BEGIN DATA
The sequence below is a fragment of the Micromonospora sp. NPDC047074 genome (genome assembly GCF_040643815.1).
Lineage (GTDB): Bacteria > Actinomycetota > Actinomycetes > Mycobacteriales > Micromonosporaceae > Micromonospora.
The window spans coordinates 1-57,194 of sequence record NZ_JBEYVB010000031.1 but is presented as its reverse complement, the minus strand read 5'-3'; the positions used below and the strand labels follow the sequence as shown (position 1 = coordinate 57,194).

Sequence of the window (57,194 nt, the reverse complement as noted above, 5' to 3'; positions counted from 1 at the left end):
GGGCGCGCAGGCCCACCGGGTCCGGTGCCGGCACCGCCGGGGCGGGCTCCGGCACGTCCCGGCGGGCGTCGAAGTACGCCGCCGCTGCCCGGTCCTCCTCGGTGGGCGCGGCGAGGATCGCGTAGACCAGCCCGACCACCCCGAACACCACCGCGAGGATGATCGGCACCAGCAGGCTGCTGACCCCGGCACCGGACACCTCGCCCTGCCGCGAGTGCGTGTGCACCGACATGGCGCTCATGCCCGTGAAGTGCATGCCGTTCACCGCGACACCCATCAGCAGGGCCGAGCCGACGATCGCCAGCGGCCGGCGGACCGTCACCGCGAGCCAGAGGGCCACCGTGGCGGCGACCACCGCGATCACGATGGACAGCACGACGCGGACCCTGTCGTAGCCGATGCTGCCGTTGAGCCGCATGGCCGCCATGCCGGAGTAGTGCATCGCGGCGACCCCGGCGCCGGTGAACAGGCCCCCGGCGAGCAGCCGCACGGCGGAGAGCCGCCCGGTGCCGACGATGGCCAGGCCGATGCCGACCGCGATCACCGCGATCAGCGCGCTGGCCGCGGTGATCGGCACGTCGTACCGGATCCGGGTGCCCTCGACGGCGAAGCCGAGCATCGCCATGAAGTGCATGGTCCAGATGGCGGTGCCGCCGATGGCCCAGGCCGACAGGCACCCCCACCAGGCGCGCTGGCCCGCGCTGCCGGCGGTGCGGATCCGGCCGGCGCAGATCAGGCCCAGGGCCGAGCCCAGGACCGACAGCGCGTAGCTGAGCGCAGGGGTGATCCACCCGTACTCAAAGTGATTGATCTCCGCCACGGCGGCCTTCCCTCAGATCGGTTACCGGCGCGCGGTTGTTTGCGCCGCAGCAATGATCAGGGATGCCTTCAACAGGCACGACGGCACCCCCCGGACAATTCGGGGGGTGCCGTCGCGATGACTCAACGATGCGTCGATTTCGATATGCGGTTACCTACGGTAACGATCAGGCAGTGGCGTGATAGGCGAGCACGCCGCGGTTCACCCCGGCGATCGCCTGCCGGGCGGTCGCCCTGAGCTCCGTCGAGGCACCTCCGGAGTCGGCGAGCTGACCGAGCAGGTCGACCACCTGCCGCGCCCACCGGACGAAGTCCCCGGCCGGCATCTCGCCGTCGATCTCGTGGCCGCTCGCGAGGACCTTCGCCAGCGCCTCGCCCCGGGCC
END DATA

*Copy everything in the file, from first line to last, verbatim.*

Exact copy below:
The sequence below is a fragment of the Micromonospora sp. NPDC047074 genome (genome assembly GCF_040643815.1).
Lineage (GTDB): Bacteria > Actinomycetota > Actinomycetes > Mycobacteriales > Micromonosporaceae > Micromonospora.
The window spans coordinates 1-57,194 of sequence record NZ_JBEYVB010000031.1 but is presented as its reverse complement, the minus strand read 5'-3'; the positions used below and the strand labels follow the sequence as shown (position 1 = coordinate 57,194).

Sequence of the window (57,194 nt, the reverse complement as noted above, 5' to 3'; positions counted from 1 at the left end):
GGGCGCGCAGGCCCACCGGGTCCGGTGCCGGCACCGCCGGGGCGGGCTCCGGCACGTCCCGGCGGGCGTCGAAGTACGCCGCCGCTGCCCGGTCCTCCTCGGTGGGCGCGGCGAGGATCGCGTAGACCAGCCCGACCACCCCGAACACCACCGCGAGGATGATCGGCACCAGCAGGCTGCTGACCCCGGCACCGGACACCTCGCCCTGCCGCGAGTGCGTGTGCACCGACATGGCGCTCATGCCCGTGAAGTGCATGCCGTTCACCGCGACACCCATCAGCAGGGCCGAGCCGACGATCGCCAGCGGCCGGCGGACCGTCACCGCGAGCCAGAGGGCCACCGTGGCGGCGACCACCGCGATCACGATGGACAGCACGACGCGGACCCTGTCGTAGCCGATGCTGCCGTTGAGCCGCATGGCCGCCATGCCGGAGTAGTGCATCGCGGCGACCCCGGCGCCGGTGAACAGGCCCCCGGCGAGCAGCCGCACGGCGGAGAGCCGCCCGGTGCCGACGATGGCCAGGCCGATGCCGACCGCGATCACCGCGATCAGCGCGCTGGCCGCGGTGATCGGCACGTCGTACCGGATCCGGGTGCCCTCGACGGCGAAGCCGAGCATCGCCATGAAGTGCATGGTCCAGATGGCGGTGCCGCCGATGGCCCAGGCCGACAGGCACCCCCACCAGGCGCGCTGGCCCGCGCTGCCGGCGGTGCGGATCCGGCCGGCGCAGATCAGGCCCAGGGCCGAGCCCAGGACCGACAGCGCGTAGCTGAGCGCAGGGGTGATCCACCCGTACTCAAAGTGATTGATCTCCGCCACGGCGGCCTTCCCTCAGATCGGTTACCGGCGCGCGGTTGTTTGCGCCGCAGCAATGATCAGGGATGCCTTCAACAGGCACGACGGCACCCCCCGGACAATTCGGGGGGTGCCGTCGCGATGACTCAACGATGCGTCGATTTCGATATGCGGTTACCTACGGTAACGATCAGGCAGTGGCGTGATAGGCGAGCACGCCGCGGTTCACCCCGGCGATCGCCTGCCGGGCGGTCGCCCTGAGCTCCGTCGAGGCACCTCCGGAGTCGGCGAGCTGACCGAGCAGGTCGACCACCTGCCGCGCCCACCGGACGAAGTCCCCGGCCGGCATCTCGCCGTCGATCTCGTGGCCGCTCGCGAGGACCTTCGCCAGCGCCTCGCCCCGGGCC